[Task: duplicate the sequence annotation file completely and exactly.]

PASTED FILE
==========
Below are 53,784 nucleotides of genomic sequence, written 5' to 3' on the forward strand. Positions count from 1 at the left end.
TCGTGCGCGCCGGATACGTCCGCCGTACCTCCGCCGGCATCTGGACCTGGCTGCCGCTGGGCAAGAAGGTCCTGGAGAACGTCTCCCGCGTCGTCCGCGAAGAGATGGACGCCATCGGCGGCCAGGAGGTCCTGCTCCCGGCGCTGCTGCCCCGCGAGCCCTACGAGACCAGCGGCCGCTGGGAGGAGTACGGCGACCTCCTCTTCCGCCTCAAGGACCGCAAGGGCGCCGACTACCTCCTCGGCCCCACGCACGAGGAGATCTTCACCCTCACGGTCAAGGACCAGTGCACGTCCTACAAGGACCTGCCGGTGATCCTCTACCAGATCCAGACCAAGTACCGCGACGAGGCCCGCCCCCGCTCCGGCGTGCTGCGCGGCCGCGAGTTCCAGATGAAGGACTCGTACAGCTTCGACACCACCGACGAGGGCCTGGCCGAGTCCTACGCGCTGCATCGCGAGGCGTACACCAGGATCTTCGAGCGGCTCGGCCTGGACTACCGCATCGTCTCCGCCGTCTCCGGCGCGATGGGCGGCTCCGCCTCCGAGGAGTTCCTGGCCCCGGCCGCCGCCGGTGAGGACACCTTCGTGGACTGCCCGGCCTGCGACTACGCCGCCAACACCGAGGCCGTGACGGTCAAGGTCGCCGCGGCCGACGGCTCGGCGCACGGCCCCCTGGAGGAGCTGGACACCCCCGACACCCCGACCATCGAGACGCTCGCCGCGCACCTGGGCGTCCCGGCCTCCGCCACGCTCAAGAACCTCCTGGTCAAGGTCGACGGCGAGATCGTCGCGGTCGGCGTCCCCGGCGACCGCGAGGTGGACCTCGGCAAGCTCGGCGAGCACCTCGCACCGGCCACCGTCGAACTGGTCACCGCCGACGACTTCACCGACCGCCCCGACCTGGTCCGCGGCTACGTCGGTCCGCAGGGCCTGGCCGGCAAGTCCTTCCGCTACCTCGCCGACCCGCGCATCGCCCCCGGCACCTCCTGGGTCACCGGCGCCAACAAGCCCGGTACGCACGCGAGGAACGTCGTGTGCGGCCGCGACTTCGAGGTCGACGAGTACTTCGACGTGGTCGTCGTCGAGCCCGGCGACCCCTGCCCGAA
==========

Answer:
Below are 53,784 nucleotides of genomic sequence, written 5' to 3' on the forward strand. Positions count from 1 at the left end.
TCGTGCGCGCCGGATACGTCCGCCGTACCTCCGCCGGCATCTGGACCTGGCTGCCGCTGGGCAAGAAGGTCCTGGAGAACGTCTCCCGCGTCGTCCGCGAAGAGATGGACGCCATCGGCGGCCAGGAGGTCCTGCTCCCGGCGCTGCTGCCCCGCGAGCCCTACGAGACCAGCGGCCGCTGGGAGGAGTACGGCGACCTCCTCTTCCGCCTCAAGGACCGCAAGGGCGCCGACTACCTCCTCGGCCCCACGCACGAGGAGATCTTCACCCTCACGGTCAAGGACCAGTGCACGTCCTACAAGGACCTGCCGGTGATCCTCTACCAGATCCAGACCAAGTACCGCGACGAGGCCCGCCCCCGCTCCGGCGTGCTGCGCGGCCGCGAGTTCCAGATGAAGGACTCGTACAGCTTCGACACCACCGACGAGGGCCTGGCCGAGTCCTACGCGCTGCATCGCGAGGCGTACACCAGGATCTTCGAGCGGCTCGGCCTGGACTACCGCATCGTCTCCGCCGTCTCCGGCGCGATGGGCGGCTCCGCCTCCGAGGAGTTCCTGGCCCCGGCCGCCGCCGGTGAGGACACCTTCGTGGACTGCCCGGCCTGCGACTACGCCGCCAACACCGAGGCCGTGACGGTCAAGGTCGCCGCGGCCGACGGCTCGGCGCACGGCCCCCTGGAGGAGCTGGACACCCCCGACACCCCGACCATCGAGACGCTCGCCGCGCACCTGGGCGTCCCGGCCTCCGCCACGCTCAAGAACCTCCTGGTCAAGGTCGACGGCGAGATCGTCGCGGTCGGCGTCCCCGGCGACCGCGAGGTGGACCTCGGCAAGCTCGGCGAGCACCTCGCACCGGCCACCGTCGAACTGGTCACCGCCGACGACTTCACCGACCGCCCCGACCTGGTCCGCGGCTACGTCGGTCCGCAGGGCCTGGCCGGCAAGTCCTTCCGCTACCTCGCCGACCCGCGCATCGCCCCCGGCACCTCCTGGGTCACCGGCGCCAACAAGCCCGGTACGCACGCGAGGAACGTCGTGTGCGGCCGCGACTTCGAGGTCGACGAGTACTTCGACGTGGTCGTCGTCGAGCCCGGCGACCCCTGCCCGAA